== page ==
November 7, 2017
Formative research can help practitioners understand determinants of handwashing behavior, improve program design, and develop achievable—and even scalable—outcomes for policy and programs. Using evidence can also enhance advocacy to influence decision-makers, stakeholders, and donors to adopt, integrate, and invest in hygiene interventions. To explore the role of evidence in advocacy, the Global Handwashing Partnership (GHP) convened a session on October 18th at the 2017 UNC Water & Health Conference. With speakers from FHI 360, WaterAid, and WSSCC, the GHP explored how evidence can be used to drive change and how formative research has been used to encourage hygiene advocacy to impact program design and policy.
Carolyn Moore, Secretariat Director of the GHP, started the session by describing the Partnership’s twin objectives of advocacy and knowledge management. For this reason, the GHP sought to engage WASH colleagues and research experts to better recognize how these two topics fit together, how they can inform each other, and where they may have conflict. When explaining advocacy, the GHP uses the following UNICEF definition:
Advocacy is the deliberate process, based on demonstrated evidence, to directly and indirectly influence decision makers, stakeholders and relevant audiences to support and implement actions that contribute to the fulfilment of children’s and women’s rights.
Strengthening enabling environments to foster progress for handwashing can include advocating for hygiene targets and indicators within policy frameworks and accountability mechanisms. Advocacy often serves as a platform for a wide range of sectors to come together, for example to call for inclusion of hygiene into national WASH/health action plans. At the global level, evidence can be used to drive advocacy directed towards international agencies, global policy makers, and multilateral institutions. One example is the formal process of developing research briefs, social media campaigns, expert-led consultations, and other advocacy actions which resulted in the inclusion of hygiene in the Sustainable Development Goals, marking a fundamental shift in the recognition of hygiene for achieving universal WASH access.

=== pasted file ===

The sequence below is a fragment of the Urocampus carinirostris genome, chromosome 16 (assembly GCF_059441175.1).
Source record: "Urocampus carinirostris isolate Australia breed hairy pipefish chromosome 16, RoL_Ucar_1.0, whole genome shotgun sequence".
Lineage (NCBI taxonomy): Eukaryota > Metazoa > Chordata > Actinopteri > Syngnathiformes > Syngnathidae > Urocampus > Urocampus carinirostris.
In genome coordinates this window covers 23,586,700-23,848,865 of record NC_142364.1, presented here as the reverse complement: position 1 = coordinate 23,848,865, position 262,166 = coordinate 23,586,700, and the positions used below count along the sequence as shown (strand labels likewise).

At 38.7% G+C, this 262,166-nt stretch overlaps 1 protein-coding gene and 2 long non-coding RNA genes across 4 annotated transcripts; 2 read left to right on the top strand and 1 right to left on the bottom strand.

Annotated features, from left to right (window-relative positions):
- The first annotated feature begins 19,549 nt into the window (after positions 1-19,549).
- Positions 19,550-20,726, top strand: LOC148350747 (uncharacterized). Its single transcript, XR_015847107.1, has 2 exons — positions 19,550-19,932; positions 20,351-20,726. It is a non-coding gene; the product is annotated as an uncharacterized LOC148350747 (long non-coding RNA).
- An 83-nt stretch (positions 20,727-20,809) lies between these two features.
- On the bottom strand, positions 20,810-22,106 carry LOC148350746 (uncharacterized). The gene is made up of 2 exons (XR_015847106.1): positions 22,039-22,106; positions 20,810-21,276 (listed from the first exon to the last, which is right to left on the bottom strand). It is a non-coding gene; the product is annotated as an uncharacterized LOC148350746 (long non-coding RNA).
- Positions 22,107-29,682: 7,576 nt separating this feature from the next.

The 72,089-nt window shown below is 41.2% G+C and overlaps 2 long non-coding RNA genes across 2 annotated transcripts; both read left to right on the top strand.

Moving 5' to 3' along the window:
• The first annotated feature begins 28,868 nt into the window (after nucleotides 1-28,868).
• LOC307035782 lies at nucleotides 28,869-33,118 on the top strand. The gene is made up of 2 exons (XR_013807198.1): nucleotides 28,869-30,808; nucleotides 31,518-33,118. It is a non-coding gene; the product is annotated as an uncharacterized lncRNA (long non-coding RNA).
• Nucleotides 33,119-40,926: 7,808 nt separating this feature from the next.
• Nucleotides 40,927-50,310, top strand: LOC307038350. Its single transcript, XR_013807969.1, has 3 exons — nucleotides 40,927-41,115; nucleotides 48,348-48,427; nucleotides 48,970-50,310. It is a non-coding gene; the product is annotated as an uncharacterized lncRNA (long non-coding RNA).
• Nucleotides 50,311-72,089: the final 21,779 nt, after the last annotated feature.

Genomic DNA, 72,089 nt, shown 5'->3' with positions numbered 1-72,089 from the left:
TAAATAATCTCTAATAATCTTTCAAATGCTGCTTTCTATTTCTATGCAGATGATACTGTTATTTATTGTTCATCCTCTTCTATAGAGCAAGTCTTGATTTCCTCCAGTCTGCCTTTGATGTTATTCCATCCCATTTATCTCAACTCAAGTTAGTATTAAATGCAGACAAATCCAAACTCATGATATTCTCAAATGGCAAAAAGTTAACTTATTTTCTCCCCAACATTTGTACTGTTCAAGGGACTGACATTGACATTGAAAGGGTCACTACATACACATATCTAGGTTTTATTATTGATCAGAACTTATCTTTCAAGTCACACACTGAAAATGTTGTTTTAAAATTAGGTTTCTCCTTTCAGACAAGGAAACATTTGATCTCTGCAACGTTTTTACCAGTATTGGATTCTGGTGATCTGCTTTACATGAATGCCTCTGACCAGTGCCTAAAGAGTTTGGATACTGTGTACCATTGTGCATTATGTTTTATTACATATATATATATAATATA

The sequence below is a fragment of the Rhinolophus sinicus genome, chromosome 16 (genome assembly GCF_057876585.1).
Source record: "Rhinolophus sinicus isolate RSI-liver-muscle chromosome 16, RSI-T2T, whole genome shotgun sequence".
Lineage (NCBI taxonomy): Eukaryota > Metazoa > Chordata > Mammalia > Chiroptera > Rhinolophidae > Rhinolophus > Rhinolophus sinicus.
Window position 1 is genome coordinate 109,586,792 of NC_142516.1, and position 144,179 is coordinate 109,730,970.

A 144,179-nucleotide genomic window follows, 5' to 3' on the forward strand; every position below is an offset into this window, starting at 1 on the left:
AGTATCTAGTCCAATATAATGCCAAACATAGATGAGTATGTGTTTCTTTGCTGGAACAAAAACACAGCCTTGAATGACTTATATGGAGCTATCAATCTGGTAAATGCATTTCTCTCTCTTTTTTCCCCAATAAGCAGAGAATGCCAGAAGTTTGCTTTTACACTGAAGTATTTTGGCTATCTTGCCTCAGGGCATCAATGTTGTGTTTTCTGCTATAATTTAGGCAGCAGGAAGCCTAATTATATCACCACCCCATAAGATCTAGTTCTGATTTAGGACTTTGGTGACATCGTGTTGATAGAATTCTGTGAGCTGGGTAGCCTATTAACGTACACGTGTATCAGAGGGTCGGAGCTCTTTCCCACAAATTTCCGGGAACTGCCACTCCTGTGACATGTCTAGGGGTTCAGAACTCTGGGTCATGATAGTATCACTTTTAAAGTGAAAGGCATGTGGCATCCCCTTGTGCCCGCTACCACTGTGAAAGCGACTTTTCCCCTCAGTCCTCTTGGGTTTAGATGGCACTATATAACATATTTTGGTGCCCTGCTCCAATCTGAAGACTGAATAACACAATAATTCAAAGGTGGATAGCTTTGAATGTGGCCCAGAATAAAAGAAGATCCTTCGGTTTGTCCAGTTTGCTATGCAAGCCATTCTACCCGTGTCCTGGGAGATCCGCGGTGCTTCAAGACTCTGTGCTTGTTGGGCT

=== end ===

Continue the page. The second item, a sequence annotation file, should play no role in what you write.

Julia Rosenbaum, Senior Behavior Change Specialist at FHI 360 and Deputy Director for the WASHpals project, discussed how research can be used to make the case for evidence to drive action. By incorporating evidence into strategy, advocates can play an important role in influencing policy. This occurred when the government of Ethiopia adopted a sixth ANC action by integrating handwashing into antenatal programming. The use of evidence-based advocacy targeting policy change at the national level not only led to the adoption of handwashing promotion amongst caretakers of newborns, but helped achieve additional government support that introduced programmatic adjustments to professional training, including soap into clean birthing kits, and promoting tippy taps in outreach strategies and materials. As a result, this outcome demonstrated that:
By distilling findings, evidence works as fuel for advocacy, both on global and country levels, that can drive change and strategically promote integration.